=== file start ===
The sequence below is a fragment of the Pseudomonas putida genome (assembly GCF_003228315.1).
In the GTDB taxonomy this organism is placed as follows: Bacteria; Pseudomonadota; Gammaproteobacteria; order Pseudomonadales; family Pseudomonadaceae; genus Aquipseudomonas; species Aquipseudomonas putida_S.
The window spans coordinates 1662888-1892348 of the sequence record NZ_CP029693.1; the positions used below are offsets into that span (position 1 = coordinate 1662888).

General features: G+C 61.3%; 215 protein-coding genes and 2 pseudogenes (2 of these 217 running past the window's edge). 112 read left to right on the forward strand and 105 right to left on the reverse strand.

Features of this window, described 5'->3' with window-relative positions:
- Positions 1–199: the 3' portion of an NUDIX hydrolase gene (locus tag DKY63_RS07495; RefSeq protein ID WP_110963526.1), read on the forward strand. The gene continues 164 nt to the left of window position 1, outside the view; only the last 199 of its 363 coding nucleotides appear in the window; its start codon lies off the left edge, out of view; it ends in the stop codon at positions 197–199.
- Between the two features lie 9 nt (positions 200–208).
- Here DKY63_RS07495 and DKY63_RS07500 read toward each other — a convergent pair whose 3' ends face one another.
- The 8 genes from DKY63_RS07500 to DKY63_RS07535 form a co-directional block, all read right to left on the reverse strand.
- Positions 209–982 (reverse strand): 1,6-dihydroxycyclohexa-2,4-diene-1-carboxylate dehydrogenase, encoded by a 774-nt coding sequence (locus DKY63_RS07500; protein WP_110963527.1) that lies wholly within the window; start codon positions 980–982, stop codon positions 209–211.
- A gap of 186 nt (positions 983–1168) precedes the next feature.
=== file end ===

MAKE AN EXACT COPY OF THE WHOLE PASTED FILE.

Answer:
The sequence below is a fragment of the Pseudomonas putida genome (assembly GCF_003228315.1).
In the GTDB taxonomy this organism is placed as follows: Bacteria; Pseudomonadota; Gammaproteobacteria; order Pseudomonadales; family Pseudomonadaceae; genus Aquipseudomonas; species Aquipseudomonas putida_S.
The window spans coordinates 1662888-1892348 of the sequence record NZ_CP029693.1; the positions used below are offsets into that span (position 1 = coordinate 1662888).

General features: G+C 61.3%; 215 protein-coding genes and 2 pseudogenes (2 of these 217 running past the window's edge). 112 read left to right on the forward strand and 105 right to left on the reverse strand.

Features of this window, described 5'->3' with window-relative positions:
- Positions 1–199: the 3' portion of an NUDIX hydrolase gene (locus tag DKY63_RS07495; RefSeq protein ID WP_110963526.1), read on the forward strand. The gene continues 164 nt to the left of window position 1, outside the view; only the last 199 of its 363 coding nucleotides appear in the window; its start codon lies off the left edge, out of view; it ends in the stop codon at positions 197–199.
- Between the two features lie 9 nt (positions 200–208).
- Here DKY63_RS07495 and DKY63_RS07500 read toward each other — a convergent pair whose 3' ends face one another.
- The 8 genes from DKY63_RS07500 to DKY63_RS07535 form a co-directional block, all read right to left on the reverse strand.
- Positions 209–982 (reverse strand): 1,6-dihydroxycyclohexa-2,4-diene-1-carboxylate dehydrogenase, encoded by a 774-nt coding sequence (locus DKY63_RS07500; protein WP_110963527.1) that lies wholly within the window; start codon positions 980–982, stop codon positions 209–211.
- A gap of 186 nt (positions 983–1168) precedes the next feature.